You can believe Oprah Winfrey and all the oblivious eulogies of Mandela if you wish. This posthumous sanitisation doesn’t alter the fact that the ANC seized power through the threat of its very real force and with no help from the awareness ribbons and only a little from the sanctions of the west. Mandela was listed as a terrorist by the US right up until his 90th birthday and despite occasional anti-Apartheid presentations by our government throughout the ‘70s and ‘80s, the ANC wasn’t exactly high on our Preferred Dance Partner list until it became South Africa’s ruling party in 1994. All of which is to say, the necessary end of Apartheid was not choreographed to the international rhythms of Kumbaya and that the older de Brito must have had some outsize balls to write sympathetically as a white South African journalist about the ANC. He risked pissing all sides off.
Writing sympathetically about Gary Foley for an Australian Murdoch tabloid in 1972 would have carried with it a similar, if mildly less lethal, threat. You don’t write, then or now, about Black Power in the press and expect to please anyone. The de Brito piece, says Foley in the 2014 book he edited The Aboriginal Tent Embassy, provoked his “instant notoriety” and greater surveillance and harassment by ASIO and police. But, journalist and subject remained on friendly terms.
A while back, Sam posted a particularly good Father’s Day piece about his dad whose anti-Apartheid investigations only became known to him following Gus’ death in 1999. “My dad would drive into the mountains to interview the ANC guerrillas and take them over borders in the boot of his car,” he wrote. “After a while, the cops smelled it on him. They grabbed him and took him into one of their basements for a couple of days and he quickly realised how fragile his place was in the world.”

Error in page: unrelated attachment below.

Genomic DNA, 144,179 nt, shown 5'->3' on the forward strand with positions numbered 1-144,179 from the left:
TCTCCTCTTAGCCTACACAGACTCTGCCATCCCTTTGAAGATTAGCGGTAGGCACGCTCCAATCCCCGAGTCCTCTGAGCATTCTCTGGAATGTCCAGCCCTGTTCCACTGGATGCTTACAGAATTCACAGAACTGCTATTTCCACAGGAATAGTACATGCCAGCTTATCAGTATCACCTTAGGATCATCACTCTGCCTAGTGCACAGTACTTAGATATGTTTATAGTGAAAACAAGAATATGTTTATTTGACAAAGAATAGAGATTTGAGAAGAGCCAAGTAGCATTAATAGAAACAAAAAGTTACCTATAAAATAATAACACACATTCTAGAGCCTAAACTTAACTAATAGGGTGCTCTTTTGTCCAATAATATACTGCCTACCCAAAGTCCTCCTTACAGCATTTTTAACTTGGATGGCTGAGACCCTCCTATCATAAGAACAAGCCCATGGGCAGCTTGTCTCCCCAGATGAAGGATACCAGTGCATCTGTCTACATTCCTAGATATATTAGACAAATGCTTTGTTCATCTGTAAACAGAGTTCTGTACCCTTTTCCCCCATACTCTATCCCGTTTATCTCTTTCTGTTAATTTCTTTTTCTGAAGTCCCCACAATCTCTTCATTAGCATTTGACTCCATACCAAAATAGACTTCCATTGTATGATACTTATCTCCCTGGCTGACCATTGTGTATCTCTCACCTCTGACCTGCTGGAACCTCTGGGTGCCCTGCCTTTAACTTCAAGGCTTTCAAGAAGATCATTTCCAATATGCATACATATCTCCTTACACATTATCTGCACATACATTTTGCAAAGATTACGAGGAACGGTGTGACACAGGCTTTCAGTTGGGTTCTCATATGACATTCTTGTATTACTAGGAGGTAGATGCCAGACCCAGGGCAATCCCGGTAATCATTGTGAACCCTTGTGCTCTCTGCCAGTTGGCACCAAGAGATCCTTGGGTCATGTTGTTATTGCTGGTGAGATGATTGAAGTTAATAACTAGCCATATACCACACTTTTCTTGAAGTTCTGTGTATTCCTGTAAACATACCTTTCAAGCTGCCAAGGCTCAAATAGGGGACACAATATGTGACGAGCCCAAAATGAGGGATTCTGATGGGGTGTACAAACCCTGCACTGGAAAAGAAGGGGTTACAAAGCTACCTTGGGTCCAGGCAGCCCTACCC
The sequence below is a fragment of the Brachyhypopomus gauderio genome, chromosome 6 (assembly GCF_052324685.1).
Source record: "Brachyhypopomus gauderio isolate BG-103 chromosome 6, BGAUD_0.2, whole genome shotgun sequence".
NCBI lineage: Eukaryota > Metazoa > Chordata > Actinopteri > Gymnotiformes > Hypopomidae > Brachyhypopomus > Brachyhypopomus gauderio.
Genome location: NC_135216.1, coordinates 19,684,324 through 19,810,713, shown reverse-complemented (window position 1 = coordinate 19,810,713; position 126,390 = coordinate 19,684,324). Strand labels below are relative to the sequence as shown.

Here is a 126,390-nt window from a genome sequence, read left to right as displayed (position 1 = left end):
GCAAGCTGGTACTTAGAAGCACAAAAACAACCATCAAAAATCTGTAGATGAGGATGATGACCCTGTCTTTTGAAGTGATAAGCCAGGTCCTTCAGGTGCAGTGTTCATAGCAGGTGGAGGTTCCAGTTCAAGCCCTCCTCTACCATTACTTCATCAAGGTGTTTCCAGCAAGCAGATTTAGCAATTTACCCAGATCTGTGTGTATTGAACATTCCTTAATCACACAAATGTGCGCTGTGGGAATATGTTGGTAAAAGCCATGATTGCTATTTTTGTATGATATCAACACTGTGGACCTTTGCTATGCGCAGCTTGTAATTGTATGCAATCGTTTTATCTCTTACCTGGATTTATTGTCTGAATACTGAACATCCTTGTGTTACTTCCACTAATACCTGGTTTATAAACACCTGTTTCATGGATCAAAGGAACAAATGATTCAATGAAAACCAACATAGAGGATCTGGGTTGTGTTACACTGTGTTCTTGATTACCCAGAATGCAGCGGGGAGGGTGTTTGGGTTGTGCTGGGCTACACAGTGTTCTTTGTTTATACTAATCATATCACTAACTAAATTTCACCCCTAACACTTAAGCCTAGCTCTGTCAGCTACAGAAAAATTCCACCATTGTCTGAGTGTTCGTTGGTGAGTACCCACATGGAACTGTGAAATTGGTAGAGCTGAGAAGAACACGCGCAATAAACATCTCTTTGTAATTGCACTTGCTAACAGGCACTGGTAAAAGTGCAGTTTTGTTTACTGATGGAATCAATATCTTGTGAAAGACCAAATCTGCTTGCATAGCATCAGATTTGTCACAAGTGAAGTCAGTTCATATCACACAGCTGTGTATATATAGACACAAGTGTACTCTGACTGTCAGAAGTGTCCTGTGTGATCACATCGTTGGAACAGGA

Sam had mentioned his father’s early career at the end of our first conversation, I think, as a way to let me know that he didn’t take his own “fragility” too seriously. He said something about how nasty Facebook comments were perhaps not quite so bad as interrogation by South Africa’s counter-insurgency taskforce. I laughed and agreed that neither of us were true dissidents, just midlife grouches. Speaking of true dissidents, Sam said, you recently interviewed a guy that my father spoke with 40 years ago. And, he told me about the Gary Foley piece.
Foley, who has endured 40 years of clumsy misinterpretation by press of his thought, now rarely concedes to speak with journalists. Frankly, I only secured the interview for Time Out by misrepresenting myself a bit; I may have told him that I was writing on inner Melbourne’s least pretentious coffee shops. Whatever the case, Dr Foley did not loathe the published piece to the degree that he would refuse to take my phone-calls, and so, I continued to call him in the diminishing hope he would one day agree to another, much longer interview. Foley is, as Sam said, a truly dissident thinker and it continues to shit me that he will not yet permit me to write about his dissident thought at length.